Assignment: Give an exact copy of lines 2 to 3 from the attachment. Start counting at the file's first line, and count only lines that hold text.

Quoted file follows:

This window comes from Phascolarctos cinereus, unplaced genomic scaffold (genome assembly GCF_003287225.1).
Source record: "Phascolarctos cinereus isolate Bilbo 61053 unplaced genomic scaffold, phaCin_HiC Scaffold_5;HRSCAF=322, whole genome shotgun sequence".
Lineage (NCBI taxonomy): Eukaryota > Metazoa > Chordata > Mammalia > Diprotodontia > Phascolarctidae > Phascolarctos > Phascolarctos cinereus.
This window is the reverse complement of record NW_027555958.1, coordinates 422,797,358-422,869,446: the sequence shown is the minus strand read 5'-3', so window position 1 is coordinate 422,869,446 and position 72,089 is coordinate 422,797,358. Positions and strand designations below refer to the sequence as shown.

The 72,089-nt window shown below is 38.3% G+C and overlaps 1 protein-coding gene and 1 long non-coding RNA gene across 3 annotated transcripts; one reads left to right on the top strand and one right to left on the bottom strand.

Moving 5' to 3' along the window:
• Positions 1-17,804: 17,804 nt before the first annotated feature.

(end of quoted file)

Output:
Source record: "Phascolarctos cinereus isolate Bilbo 61053 unplaced genomic scaffold, phaCin_HiC Scaffold_5;HRSCAF=322, whole genome shotgun sequence".
Lineage (NCBI taxonomy): Eukaryota > Metazoa > Chordata > Mammalia > Diprotodontia > Phascolarctidae > Phascolarctos > Phascolarctos cinereus.